You simply cannot find another dual boiler (or even many single boilers) features like this: PID temperature control, shot timer, preinfusion control, adjustable OPV, programmable timer so it can be programmed to start preheating before you’re out of bed, and it’s even available in various colors. The machine comes with a 2-year warranty, that Breville is said to be extremely good about honoring, plus any additional store warranties that may come from the various retailers. That, and you can routinely buy these for 20% off or more with department store coupons, Amazon credits, etc.
Strengths: Great performance for the price, home friendly size, dual PID’s, programmable, color options, cannot touch a dual boiler machine at this level for the price.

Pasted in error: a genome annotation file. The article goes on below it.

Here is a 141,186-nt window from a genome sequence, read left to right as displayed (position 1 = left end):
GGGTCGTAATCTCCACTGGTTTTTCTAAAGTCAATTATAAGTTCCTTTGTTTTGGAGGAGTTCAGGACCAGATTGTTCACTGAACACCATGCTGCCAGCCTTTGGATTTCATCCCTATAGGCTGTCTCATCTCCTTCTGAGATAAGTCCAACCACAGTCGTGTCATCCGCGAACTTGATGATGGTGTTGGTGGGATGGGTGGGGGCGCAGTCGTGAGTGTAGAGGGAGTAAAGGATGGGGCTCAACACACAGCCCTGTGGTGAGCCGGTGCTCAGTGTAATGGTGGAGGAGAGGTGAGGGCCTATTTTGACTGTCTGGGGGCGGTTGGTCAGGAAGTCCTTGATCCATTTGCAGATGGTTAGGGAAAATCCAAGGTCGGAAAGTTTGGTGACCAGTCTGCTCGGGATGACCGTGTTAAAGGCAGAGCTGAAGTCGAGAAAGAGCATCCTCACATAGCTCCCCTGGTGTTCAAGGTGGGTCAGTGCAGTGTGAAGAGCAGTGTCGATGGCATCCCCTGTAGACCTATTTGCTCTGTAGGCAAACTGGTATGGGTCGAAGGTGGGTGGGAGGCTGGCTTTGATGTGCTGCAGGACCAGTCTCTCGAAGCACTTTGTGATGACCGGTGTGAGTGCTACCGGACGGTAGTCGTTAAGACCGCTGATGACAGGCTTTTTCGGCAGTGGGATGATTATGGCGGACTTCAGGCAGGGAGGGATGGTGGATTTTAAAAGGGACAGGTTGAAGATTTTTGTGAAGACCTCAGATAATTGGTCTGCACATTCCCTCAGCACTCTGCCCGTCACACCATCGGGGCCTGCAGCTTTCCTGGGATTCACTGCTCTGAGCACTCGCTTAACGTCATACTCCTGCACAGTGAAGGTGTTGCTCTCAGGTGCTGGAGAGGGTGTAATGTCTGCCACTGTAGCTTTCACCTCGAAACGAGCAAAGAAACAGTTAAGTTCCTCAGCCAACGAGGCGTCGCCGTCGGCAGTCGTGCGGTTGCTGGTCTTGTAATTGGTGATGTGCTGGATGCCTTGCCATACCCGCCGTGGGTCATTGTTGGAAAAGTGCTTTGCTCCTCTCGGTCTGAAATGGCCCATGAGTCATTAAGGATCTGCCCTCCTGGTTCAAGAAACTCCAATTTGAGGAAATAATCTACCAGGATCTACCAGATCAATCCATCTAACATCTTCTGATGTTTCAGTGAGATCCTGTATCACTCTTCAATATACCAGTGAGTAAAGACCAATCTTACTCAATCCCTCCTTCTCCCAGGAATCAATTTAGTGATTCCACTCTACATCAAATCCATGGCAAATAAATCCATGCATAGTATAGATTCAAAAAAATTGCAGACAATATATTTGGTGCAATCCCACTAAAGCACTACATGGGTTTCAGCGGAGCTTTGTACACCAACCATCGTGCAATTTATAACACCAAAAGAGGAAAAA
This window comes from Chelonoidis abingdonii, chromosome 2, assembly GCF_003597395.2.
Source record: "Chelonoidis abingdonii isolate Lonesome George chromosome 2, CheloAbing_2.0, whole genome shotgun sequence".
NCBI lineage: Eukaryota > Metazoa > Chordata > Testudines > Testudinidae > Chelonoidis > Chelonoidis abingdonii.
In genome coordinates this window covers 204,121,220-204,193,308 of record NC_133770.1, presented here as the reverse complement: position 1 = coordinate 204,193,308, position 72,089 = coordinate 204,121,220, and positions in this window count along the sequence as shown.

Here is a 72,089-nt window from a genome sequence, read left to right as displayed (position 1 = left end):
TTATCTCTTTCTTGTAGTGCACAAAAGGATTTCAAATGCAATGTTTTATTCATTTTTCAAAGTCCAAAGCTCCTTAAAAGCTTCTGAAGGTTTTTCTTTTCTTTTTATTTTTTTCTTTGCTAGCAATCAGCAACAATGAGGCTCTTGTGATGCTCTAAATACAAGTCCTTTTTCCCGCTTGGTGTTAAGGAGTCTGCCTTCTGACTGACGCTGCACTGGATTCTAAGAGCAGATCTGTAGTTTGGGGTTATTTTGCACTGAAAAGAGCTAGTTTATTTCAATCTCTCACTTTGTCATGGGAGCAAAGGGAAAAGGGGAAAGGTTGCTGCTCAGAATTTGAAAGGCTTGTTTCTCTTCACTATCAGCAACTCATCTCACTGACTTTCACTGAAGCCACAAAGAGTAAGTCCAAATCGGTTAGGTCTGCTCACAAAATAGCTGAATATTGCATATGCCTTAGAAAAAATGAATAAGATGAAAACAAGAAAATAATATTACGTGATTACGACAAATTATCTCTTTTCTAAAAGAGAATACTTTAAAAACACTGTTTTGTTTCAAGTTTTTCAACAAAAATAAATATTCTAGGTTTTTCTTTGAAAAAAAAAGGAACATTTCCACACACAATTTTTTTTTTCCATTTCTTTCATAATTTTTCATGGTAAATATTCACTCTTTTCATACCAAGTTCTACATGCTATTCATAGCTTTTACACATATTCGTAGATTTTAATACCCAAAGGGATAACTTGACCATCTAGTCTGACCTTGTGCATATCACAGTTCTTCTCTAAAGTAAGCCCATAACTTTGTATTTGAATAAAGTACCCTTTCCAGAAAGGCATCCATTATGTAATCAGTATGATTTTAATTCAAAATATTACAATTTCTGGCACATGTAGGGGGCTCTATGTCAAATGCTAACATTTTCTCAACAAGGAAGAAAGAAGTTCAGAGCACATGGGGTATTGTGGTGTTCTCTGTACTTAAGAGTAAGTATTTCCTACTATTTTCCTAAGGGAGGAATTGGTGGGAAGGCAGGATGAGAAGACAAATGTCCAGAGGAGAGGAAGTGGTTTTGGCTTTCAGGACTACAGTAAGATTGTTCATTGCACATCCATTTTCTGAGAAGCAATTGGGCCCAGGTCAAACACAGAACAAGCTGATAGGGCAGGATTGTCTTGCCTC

Weaknesses: Plastic housing, Breville specific portafilters, parts aren’t as readily available, machine isn’t intended to be user repaired (though many common repairs can be completed now).
Price: $1,189.90 on Amazon here.
The other options on this list have been covered in the Espresso Machines I would Recommend at All Price Points and Why post linked here and just below, so I wouldn’t detail out all of those, but I will list them in order or descending price:
Nuova Simonelli Oscar II - $1,295 - A modern update to a solid home HX machine
The Mara is a great option from a reputable company packed in a small package. A true E-61 grouphead and commercial 58 mm portafilters make this a reliable and classic machine in performance and appearance. The footprint is kept deliberately small to fit in the tiniest of kitchens, and it’s one of the least expensive points of entry to the E61 HX game period.
Strengths: Solid performer, true E61 grouphead and 58mm portafilters, two stage low water shutoff allows you to finish a shot when the low water level is reached.
Weaknesses: Small footprint can make for cramped workflow, small-ish 1.4L boiler.
Quick Mill Silvano Evo - $1,075 - An excellent entry level or low volume machine with single boiler and thermoblock for steaming.